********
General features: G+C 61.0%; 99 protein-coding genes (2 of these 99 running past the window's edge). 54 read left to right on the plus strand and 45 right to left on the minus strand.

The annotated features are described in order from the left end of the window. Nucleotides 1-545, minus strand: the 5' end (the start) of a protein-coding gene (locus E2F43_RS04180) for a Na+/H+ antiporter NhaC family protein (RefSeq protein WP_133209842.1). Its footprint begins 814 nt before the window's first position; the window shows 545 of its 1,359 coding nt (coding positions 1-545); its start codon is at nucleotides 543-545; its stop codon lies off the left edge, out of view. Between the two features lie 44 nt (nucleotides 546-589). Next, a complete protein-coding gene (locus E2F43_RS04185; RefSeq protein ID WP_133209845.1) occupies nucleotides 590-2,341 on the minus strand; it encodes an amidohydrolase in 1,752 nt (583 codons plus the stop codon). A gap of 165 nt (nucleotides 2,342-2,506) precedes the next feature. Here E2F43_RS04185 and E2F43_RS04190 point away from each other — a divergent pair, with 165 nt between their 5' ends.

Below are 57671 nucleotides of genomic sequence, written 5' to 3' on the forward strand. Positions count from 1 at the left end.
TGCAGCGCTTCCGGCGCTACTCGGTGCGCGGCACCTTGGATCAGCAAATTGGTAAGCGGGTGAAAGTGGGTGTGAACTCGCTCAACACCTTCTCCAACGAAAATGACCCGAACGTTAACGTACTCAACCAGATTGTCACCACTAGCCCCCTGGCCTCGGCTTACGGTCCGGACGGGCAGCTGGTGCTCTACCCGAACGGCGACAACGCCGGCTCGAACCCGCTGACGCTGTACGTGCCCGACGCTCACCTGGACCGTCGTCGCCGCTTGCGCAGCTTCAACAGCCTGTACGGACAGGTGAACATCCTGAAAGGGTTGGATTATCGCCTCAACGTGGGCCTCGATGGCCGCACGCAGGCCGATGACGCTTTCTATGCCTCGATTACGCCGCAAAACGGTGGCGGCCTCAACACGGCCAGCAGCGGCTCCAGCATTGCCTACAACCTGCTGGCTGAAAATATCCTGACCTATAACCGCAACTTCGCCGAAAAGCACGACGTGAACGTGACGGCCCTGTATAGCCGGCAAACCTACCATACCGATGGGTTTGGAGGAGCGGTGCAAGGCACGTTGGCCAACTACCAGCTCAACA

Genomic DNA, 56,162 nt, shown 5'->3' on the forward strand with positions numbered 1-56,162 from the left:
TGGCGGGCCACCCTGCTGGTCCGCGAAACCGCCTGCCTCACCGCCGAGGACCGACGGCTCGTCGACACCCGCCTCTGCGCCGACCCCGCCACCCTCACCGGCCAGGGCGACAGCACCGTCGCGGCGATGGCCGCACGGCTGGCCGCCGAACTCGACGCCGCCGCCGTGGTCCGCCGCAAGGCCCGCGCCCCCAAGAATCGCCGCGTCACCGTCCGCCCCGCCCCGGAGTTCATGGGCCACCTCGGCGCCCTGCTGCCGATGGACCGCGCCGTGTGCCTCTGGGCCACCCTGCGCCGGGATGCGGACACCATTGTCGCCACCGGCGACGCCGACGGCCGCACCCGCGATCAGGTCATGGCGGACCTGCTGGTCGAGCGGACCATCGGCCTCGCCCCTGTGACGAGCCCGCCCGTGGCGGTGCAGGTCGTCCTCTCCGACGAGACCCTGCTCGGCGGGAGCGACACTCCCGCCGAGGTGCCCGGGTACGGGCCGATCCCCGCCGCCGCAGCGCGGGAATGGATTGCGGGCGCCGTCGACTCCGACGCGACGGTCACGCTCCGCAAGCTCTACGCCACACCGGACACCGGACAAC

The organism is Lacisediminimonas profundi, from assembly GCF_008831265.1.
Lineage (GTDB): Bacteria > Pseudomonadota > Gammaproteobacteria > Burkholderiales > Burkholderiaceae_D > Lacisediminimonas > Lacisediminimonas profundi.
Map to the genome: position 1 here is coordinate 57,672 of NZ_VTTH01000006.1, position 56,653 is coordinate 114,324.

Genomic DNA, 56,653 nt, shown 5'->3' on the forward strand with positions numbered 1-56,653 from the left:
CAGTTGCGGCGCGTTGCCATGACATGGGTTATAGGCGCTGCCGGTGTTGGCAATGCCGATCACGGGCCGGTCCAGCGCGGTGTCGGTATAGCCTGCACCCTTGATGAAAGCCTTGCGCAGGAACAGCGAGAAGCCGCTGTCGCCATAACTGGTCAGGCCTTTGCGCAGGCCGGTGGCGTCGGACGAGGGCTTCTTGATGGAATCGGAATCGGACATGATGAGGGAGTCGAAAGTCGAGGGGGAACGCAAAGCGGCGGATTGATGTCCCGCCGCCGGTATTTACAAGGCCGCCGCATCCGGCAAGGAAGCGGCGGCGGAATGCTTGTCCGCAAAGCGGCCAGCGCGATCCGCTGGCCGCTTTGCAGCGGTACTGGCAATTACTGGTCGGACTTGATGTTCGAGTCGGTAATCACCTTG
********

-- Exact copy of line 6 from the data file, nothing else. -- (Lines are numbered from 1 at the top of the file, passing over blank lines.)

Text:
TGGCGGGCCACCCTGCTGGTCCGCGAAACCGCCTGCCTCACCGCCGAGGACCGACGGCTCGTCGACACCCGCCTCTGCGCCGACCCCGCCACCCTCACCGGCCAGGGCGACAGCACCGTCGCGGCGATGGCCGCACGGCTGGCCGCCGAACTCGACGCCGCCGCCGTGGTCCGCCGCAAGGCCCGCGCCCCCAAGAATCGCCGCGTCACCGTCCGCCCCGCCCCGGAGTTCATGGGCCACCTCGGCGCCCTGCTGCCGATGGACCGCGCCGTGTGCCTCTGGGCCACCCTGCGCCGGGATGCGGACACCATTGTCGCCACCGGCGACGCCGACGGCCGCACCCGCGATCAGGTCATGGCGGACCTGCTGGTCGAGCGGACCATCGGCCTCGCCCCTGTGACGAGCCCGCCCGTGGCGGTGCAGGTCGTCCTCTCCGACGAGACCCTGCTCGGCGGGAGCGACACTCCCGCCGAGGTGCCCGGGTACGGGCCGATCCCCGCCGCCGCAGCGCGGGAATGGATTGCGGGCGCCGTCGACTCCGACGCGACGGTCACGCTCCGCAAGCTCTACGCCACACCGGACACCGGACAAC